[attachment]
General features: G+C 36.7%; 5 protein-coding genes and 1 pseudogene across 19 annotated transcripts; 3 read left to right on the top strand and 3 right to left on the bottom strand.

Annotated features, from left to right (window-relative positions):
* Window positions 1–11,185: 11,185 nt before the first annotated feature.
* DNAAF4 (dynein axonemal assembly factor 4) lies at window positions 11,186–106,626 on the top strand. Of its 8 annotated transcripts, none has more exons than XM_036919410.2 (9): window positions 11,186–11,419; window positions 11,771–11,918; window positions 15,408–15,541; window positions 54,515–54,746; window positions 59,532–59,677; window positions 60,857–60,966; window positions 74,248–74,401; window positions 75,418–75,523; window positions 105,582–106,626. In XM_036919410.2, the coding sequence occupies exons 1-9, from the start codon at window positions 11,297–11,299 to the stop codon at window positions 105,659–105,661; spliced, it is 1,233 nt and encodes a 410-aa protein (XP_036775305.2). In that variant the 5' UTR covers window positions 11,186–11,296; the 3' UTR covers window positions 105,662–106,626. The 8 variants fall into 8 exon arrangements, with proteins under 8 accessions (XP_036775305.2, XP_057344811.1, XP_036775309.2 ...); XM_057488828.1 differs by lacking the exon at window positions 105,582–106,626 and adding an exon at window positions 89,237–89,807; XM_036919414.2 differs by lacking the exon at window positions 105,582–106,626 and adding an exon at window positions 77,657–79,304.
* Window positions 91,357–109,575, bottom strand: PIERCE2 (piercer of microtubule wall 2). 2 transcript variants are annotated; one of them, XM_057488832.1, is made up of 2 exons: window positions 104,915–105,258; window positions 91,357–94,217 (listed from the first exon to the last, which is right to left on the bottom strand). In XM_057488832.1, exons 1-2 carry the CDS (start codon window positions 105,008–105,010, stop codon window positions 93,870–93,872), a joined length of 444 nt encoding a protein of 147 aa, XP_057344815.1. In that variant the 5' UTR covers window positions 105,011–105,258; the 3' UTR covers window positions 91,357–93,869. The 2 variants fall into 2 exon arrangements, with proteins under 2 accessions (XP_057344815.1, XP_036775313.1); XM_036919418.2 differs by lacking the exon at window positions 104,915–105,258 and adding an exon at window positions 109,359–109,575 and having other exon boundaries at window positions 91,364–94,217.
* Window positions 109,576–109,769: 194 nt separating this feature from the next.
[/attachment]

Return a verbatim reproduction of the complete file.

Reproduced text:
General features: G+C 36.7%; 5 protein-coding genes and 1 pseudogene across 19 annotated transcripts; 3 read left to right on the top strand and 3 right to left on the bottom strand.

Annotated features, from left to right (window-relative positions):
* Window positions 1–11,185: 11,185 nt before the first annotated feature.
* DNAAF4 (dynein axonemal assembly factor 4) lies at window positions 11,186–106,626 on the top strand. Of its 8 annotated transcripts, none has more exons than XM_036919410.2 (9): window positions 11,186–11,419; window positions 11,771–11,918; window positions 15,408–15,541; window positions 54,515–54,746; window positions 59,532–59,677; window positions 60,857–60,966; window positions 74,248–74,401; window positions 75,418–75,523; window positions 105,582–106,626. In XM_036919410.2, the coding sequence occupies exons 1-9, from the start codon at window positions 11,297–11,299 to the stop codon at window positions 105,659–105,661; spliced, it is 1,233 nt and encodes a 410-aa protein (XP_036775305.2). In that variant the 5' UTR covers window positions 11,186–11,296; the 3' UTR covers window positions 105,662–106,626. The 8 variants fall into 8 exon arrangements, with proteins under 8 accessions (XP_036775305.2, XP_057344811.1, XP_036775309.2 ...); XM_057488828.1 differs by lacking the exon at window positions 105,582–106,626 and adding an exon at window positions 89,237–89,807; XM_036919414.2 differs by lacking the exon at window positions 105,582–106,626 and adding an exon at window positions 77,657–79,304.
* Window positions 91,357–109,575, bottom strand: PIERCE2 (piercer of microtubule wall 2). 2 transcript variants are annotated; one of them, XM_057488832.1, is made up of 2 exons: window positions 104,915–105,258; window positions 91,357–94,217 (listed from the first exon to the last, which is right to left on the bottom strand). In XM_057488832.1, exons 1-2 carry the CDS (start codon window positions 105,008–105,010, stop codon window positions 93,870–93,872), a joined length of 444 nt encoding a protein of 147 aa, XP_057344815.1. In that variant the 5' UTR covers window positions 105,011–105,258; the 3' UTR covers window positions 91,357–93,869. The 2 variants fall into 2 exon arrangements, with proteins under 2 accessions (XP_057344815.1, XP_036775313.1); XM_036919418.2 differs by lacking the exon at window positions 104,915–105,258 and adding an exon at window positions 109,359–109,575 and having other exon boundaries at window positions 91,364–94,217.
* Window positions 109,576–109,769: 194 nt separating this feature from the next.